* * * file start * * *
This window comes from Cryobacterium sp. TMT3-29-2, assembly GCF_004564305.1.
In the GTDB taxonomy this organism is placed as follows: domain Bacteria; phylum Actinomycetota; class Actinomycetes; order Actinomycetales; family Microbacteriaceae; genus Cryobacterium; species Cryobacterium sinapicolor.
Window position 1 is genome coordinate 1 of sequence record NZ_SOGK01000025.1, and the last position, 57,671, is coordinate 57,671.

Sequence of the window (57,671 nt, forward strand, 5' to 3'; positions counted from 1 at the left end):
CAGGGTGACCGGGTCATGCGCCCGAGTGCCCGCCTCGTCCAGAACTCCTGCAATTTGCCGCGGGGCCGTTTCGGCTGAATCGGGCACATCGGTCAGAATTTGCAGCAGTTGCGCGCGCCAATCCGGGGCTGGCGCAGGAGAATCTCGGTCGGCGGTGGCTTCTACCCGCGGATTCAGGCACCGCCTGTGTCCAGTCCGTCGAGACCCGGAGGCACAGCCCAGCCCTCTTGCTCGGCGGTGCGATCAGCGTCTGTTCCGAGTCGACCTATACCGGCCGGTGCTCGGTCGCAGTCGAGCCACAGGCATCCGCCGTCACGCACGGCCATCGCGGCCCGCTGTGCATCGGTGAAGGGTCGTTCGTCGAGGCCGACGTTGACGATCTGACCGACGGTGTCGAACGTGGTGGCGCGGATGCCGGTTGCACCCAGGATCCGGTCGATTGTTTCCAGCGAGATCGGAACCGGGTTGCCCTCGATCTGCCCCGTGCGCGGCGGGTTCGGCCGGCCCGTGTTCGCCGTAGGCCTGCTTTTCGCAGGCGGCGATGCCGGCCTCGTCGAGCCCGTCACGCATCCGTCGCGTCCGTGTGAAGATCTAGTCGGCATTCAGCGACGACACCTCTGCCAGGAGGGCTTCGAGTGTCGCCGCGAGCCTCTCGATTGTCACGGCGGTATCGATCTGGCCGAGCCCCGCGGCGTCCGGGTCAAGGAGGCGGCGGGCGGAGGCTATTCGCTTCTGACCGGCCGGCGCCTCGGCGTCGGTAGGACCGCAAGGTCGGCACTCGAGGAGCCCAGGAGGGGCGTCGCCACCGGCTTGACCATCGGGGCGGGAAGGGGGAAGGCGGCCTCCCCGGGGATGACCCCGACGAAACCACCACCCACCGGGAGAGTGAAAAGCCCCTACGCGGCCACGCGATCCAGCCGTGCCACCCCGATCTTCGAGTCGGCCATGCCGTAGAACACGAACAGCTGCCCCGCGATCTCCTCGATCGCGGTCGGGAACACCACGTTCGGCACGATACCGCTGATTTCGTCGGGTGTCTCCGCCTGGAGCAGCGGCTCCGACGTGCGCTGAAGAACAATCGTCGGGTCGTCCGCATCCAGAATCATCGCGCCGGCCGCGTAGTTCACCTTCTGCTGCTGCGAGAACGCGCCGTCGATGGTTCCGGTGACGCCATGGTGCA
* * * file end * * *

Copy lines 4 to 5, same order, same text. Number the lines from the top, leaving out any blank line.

Sequence of the window (57,671 nt, forward strand, 5' to 3'; positions counted from 1 at the left end):
CAGGGTGACCGGGTCATGCGCCCGAGTGCCCGCCTCGTCCAGAACTCCTGCAATTTGCCGCGGGGCCGTTTCGGCTGAATCGGGCACATCGGTCAGAATTTGCAGCAGTTGCGCGCGCCAATCCGGGGCTGGCGCAGGAGAATCTCGGTCGGCGGTGGCTTCTACCCGCGGATTCAGGCACCGCCTGTGTCCAGTCCGTCGAGACCCGGAGGCACAGCCCAGCCCTCTTGCTCGGCGGTGCGATCAGCGTCTGTTCCGAGTCGACCTATACCGGCCGGTGCTCGGTCGCAGTCGAGCCACAGGCATCCGCCGTCACGCACGGCCATCGCGGCCCGCTGTGCATCGGTGAAGGGTCGTTCGTCGAGGCCGACGTTGACGATCTGACCGACGGTGTCGAACGTGGTGGCGCGGATGCCGGTTGCACCCAGGATCCGGTCGATTGTTTCCAGCGAGATCGGAACCGGGTTGCCCTCGATCTGCCCCGTGCGCGGCGGGTTCGGCCGGCCCGTGTTCGCCGTAGGCCTGCTTTTCGCAGGCGGCGATGCCGGCCTCGTCGAGCCCGTCACGCATCCGTCGCGTCCGTGTGAAGATCTAGTCGGCATTCAGCGACGACACCTCTGCCAGGAGGGCTTCGAGTGTCGCCGCGAGCCTCTCGATTGTCACGGCGGTATCGATCTGGCCGAGCCCCGCGGCGTCCGGGTCAAGGAGGCGGCGGGCGGAGGCTATTCGCTTCTGACCGGCCGGCGCCTCGGCGTCGGTAGGACCGCAAGGTCGGCACTCGAGGAGCCCAGGAGGGGCGTCGCCACCGGCTTGACCATCGGGGCGGGAAGGGGGAAGGCGGCCTCCCCGGGGATGACCCCGACGAAACCACCACCCACCGGGAGAGTGAAAAGCCCCTACGCGGCCACGCGATCCAGCCGTGCCACCCCGATCTTCGAGTCGGCCATGCCGTAGAACACGAACAGCTGCCCCGCGATCTCCTCGATCGCGGTCGGGAACACCACGTTCGGCACGATACCGCTGATTTCGTCGGGTGTCTCCGCCTGGAGCAGCGGCTCCGACGTGCGCTGAAGAACAATCGTCGGGTCGTCCGCATCCAGAATCATCGCGCCGGCCGCGTAGTTCACCTTCTGCTGCTGCGAGAACGCGCCGTCGATGGTTCCGGTGACGCCATGGTGCA